Right from the heavy darkness and weight of the opening bars, it was clear that Royal Northern Sinfonia’s St Matthew Passion would be steeped in drama, taking us straight to the basic story at the heart of Bach’s complex masterpiece. Throughout, conductor Thomas Zehetmair carefully shaped every single instrumental line, making the most of the rich timbres offered by modern instruments to caress the sublime melodies and to bring out every detail of Bach’s word painting. More than any Bach choral performance I have heard recently, the two orchestras were at the forefront of the music.

Thomas Zehetmair and Royal Northern Sinfonia © Mark Savage
Thomas Zehetmair and Royal Northern Sinfonia
© Mark Savage

The two principal actors in the story, the Evangelist and Christ, were brought vividly to life as real people. James Oxley’s clear-voiced Evangelist was never a detached story-teller; this was a fiercely characterful narrator, who made his opinions clear, particularly his disdain for those such as Judas and Pilate who stumble in the face of moral challenges. Nicholas Merryweather began as an angry Christ until the Gethsemane scene, when his pleading for release went straight to the heart. At this dark moment, the halo of strings that surrounds Christ became very quiet and distant, presaging Christ’s dying breath when they are silenced.

The singing by the Chorus of Royal Northern Sinfonia though was as tightly disciplined as ever but compared to Bach’s St John Passion, the chorus in St Matthew have a smaller role to play and some of their angry crowd scenes are so short that they didn’t always manage to get themselves into character, although they rose to terrifying viciousness in the “Laß Ihn krezuigen” movements. Choir II were very expressive and full of pity in their interactions with the arias, particularly “Ach mein Jesu” and “Ich will bei meinem Jesu wachen” and Choir I created beautifully sweeping phrases in the opening “Kommt ihr Töchter”as did both choirs in the final chorus. Their best moment was the highly colourful “Sind Blitze, sind Donner”, in which they pounded out surges of sound, stoking up the energy as the chorus words gets more and more indignant.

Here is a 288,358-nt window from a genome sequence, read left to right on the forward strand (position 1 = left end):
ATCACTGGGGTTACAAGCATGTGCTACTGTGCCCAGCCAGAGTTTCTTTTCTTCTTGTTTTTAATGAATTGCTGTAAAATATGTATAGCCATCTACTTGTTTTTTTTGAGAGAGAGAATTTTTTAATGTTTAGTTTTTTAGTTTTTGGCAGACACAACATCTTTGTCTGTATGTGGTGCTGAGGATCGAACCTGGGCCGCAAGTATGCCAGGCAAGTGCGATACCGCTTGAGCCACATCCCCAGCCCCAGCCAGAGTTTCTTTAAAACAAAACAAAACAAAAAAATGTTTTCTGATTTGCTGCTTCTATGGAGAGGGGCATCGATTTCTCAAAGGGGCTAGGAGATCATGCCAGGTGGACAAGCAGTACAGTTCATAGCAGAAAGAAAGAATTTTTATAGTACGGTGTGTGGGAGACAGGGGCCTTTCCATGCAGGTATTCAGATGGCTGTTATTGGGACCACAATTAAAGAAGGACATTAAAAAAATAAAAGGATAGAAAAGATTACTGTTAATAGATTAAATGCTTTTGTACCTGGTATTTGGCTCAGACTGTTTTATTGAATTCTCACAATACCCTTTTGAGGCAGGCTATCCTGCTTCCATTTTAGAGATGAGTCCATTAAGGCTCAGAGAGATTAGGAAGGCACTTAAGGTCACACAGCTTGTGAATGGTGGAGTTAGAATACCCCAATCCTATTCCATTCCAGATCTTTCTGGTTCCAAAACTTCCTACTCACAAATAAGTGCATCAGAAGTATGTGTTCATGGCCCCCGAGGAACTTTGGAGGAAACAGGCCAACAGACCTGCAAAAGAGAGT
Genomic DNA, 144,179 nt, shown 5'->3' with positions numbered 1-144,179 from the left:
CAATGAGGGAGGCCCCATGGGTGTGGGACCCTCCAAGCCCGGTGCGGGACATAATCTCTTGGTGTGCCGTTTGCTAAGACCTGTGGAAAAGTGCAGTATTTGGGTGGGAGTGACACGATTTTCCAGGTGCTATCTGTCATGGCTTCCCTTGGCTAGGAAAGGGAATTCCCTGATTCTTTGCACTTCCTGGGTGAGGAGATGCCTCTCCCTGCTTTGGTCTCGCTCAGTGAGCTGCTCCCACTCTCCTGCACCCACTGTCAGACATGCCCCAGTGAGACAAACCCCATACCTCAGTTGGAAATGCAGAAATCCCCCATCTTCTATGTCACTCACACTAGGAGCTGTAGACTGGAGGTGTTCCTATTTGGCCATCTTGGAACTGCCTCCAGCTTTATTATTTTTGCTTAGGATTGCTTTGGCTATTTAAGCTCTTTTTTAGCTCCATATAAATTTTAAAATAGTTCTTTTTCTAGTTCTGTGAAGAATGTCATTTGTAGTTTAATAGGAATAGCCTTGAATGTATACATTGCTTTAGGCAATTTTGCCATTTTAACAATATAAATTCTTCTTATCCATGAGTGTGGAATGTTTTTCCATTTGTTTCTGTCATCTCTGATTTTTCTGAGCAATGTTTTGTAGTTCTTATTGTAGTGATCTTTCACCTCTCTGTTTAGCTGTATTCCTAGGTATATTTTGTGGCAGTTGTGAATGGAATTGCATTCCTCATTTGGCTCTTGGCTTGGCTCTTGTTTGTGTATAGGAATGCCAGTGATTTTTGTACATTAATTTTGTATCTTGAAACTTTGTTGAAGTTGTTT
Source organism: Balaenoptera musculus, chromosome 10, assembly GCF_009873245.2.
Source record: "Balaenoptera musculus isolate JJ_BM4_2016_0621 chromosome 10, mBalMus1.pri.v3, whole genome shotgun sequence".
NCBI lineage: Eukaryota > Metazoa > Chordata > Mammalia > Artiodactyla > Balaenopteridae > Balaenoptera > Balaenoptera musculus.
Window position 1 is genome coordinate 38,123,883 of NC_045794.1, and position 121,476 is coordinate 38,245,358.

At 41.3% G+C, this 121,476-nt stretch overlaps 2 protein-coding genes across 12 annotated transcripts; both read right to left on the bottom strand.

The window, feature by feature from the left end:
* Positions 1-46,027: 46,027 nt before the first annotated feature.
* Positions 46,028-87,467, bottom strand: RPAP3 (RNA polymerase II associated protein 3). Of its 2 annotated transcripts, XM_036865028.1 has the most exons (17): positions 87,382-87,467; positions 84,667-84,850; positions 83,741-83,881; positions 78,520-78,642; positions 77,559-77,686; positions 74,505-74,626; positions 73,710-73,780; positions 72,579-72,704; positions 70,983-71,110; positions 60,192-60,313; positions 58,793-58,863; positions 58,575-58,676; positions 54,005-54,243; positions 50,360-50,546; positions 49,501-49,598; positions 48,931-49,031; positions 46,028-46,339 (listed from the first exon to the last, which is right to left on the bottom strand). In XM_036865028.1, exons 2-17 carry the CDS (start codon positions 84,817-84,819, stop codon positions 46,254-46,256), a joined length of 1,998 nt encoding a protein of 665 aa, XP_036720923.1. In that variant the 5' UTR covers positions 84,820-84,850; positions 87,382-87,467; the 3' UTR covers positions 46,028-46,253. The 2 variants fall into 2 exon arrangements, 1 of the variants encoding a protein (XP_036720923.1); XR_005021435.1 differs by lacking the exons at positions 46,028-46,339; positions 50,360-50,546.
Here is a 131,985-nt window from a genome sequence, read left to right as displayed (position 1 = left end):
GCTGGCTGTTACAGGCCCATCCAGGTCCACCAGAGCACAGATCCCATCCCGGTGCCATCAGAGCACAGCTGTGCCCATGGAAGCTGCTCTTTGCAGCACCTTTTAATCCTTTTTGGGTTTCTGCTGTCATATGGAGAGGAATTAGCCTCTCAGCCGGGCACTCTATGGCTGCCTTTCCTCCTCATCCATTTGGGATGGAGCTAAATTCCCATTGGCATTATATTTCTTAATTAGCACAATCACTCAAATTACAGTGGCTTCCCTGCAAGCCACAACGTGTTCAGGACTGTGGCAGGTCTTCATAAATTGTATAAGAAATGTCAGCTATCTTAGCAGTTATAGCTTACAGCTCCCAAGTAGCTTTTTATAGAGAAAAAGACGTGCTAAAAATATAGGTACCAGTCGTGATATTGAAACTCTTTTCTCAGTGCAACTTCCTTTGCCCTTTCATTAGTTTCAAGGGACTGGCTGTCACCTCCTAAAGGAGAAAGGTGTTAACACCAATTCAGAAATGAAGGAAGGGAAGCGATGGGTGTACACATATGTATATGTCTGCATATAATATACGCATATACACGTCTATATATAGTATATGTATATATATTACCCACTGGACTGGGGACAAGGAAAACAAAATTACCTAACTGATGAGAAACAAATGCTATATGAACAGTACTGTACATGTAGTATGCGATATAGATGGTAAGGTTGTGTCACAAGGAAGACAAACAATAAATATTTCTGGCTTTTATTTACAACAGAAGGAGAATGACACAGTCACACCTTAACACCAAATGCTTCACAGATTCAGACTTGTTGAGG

Royal Northern Sinfonia assembled a fine line-up for the soprano, alto and bass arias. Soprano Mhairi Lawson’s “Blute nur” was full of emotion, sighing in anguish against the pulsing flow of the accompanying flutes and strings, and her “Aus Liebe” was touching in its innocence, surrounded by a protective cocoon of wind instruments, led by the expressive flute of Juliette Bausor. Lawson and countertenor Christopher Ainslie blended wonderfully in their duet “So ist mein Jesus nun gefangen”, their twisting lines dripping with woe, with Choir II’s furious interjections making a dramatic contrast. My own feeling is that whatever Bach may have intended, the alto arias in St Matthew work better with a well-rounded female voice, but setting my preferences aside, Christopher Ainslie was a delight to listen to. His “Ach mein Jesu” was steeped in agony, with big pauses and then gorgeous shape in the very long held notes. “Buß und Reu” went with a gentle lilt, his tone soothing against the bitter teardrops of the flute. The hauntingly beautiful “Erbarme dich” was sung with simplicity and a beautiful shaping of the lines, whilst orchestra I leader Bradley Creswick poured out all the heartbreak in the sobbing violin solo. Benjamin Bevan was a last minute replacement for an indisposed Samuel Evans; I enjoyed the clear firm tone that he employed right across his range, and his elegant singing. His final aria, “Mache dich, mein Herze, rein” was soothing and relaxing, reminding us after the desolation of the cross that it has all happened for a reason.

The attention that Thomas Zehetmair lavished on the orchestra meant that the singers were too often left to make their own way, and the chorales sometimes interrupted the flow rather than being thoughtful commentaries on the dialogue. The positive side of this was that the aria accompaniments really brought extra depth and meaning to the text. In addition to the ones I’ve already mentioned, Kyra Humphreys, leading Orchestra II, was magnificently angry in “Gebt mir meinen Jesum wieder” and the strings gave a heavy weight to the falling tears of “Können Tränen”. The viola da gamba player, Reiko Ichise added fantastic colour and expression to her two arias, particularly her surprising heavy, dragging accents in “Komm, süßes Kreuz”, and after a hard-working evening offering sensitive and unobtrusive continuo support, cellist Louisa Tuck and organist Jan Waterfield were allowed to go wild on their thrilling depiction of the destruction of the temple.

As a singer, I found that Zehetmair’s attentiveness to the orchestral writing brought out surprising new meaning and colour in a piece that I thought I knew well, in a performance that was above all approachable and engaging; a simple presentation of the story rather than a complex theological exploration.